Taking Vim's copy/paste system beyond 'good enough'
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README.md

README.md

Cutlass.vim

Cutlass.vim is no more than a README at present. I want to share these ideas and work through any problems with them before deciding whether or not to implement the plugin. In other words, I'm practicing readme driven development.

Cutlass.vim is my attempt at addressing the problems that I discussed in Vim's registers: the good, the bad, and the ugly parts. In brief: cutlass.vim introduces a cut operator x{motion}, and redefines Vim's "delete" operations (d{motion}, D, c{motion}, C, s, and S) by making them remove text without overwriting the default register. Redefining Vim's "delete" command to not cut by default means you'll make fewer accidental cut operations. (Cutless - geddit?)

Also, cutlass.vim modifies the registers "1 through "9 (the history registers) to record the last nine yank and cut operations. The "- delete register records the most recently deleted text.

Introducing cut and delete operators

Cutlass.vim introduces a new operator command called cut, which is mapped to the x key. The cut x{motion} operator behaves much like Vim's built-in d{motion} command: it removes text from the document and writes it to a register. Pressing xx would cut an entire line. The X key is equivalent to x$, just as Vim's built-in D command is equivalent to d$.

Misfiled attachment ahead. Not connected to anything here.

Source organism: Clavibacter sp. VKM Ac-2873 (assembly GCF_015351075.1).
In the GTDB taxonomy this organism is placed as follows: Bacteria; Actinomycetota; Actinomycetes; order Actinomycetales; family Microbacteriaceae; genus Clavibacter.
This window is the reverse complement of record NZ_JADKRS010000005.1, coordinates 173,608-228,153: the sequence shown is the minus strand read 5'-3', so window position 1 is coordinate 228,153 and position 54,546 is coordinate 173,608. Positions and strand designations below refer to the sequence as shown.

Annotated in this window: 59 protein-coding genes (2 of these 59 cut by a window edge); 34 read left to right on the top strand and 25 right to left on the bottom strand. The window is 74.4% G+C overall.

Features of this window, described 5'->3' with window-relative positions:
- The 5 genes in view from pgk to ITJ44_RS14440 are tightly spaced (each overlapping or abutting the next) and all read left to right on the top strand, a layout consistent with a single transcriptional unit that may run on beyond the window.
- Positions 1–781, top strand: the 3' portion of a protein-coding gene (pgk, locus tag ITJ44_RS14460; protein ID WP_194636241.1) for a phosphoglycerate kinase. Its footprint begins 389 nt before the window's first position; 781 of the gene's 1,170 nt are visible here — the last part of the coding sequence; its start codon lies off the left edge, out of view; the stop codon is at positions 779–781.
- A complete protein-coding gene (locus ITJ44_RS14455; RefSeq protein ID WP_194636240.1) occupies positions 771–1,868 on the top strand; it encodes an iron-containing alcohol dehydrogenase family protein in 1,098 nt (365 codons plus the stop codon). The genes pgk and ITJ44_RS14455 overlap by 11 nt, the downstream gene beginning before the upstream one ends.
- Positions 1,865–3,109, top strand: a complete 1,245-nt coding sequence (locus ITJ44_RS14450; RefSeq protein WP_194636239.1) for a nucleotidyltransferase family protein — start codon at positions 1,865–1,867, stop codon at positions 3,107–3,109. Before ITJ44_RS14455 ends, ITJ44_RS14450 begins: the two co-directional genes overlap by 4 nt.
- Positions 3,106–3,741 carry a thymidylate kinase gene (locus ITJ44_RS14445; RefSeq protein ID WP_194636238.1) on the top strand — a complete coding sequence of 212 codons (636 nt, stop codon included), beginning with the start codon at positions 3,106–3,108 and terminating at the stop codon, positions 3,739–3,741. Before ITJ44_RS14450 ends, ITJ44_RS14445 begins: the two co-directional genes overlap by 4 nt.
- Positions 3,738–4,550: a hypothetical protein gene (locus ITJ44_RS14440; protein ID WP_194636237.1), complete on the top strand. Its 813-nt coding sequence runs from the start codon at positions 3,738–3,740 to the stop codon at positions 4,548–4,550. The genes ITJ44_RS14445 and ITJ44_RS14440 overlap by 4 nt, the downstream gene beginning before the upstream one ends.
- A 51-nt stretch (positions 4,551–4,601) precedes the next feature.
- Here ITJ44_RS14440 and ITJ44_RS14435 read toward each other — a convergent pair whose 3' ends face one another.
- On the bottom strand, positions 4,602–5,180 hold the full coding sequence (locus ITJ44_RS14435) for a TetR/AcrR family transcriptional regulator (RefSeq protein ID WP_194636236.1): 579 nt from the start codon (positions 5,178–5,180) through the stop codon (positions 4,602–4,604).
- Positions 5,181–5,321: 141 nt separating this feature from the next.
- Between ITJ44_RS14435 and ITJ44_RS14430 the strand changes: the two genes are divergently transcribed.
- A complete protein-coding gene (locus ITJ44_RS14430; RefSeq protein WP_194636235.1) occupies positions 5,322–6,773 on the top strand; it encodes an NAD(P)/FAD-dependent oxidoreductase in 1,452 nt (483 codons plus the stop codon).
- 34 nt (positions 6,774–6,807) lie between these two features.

This means that we lose two of Vim's built-in commands: x and X, but we can reproduce their functionality using xl and xh to cut a character under or behind the cursor, respectively.

Cutlass.vim changes the behavior of the d{motion} command to perform a true deletion: the specified text is removed from the document without being written to the default register. The same goes for c{motion}, s, D, C, and S too.

From here on, I'll use the delete operations as a shorthand to refer to the d{motion}, D, c{motion}, C, s, and S commands.

Redefining Vim's registers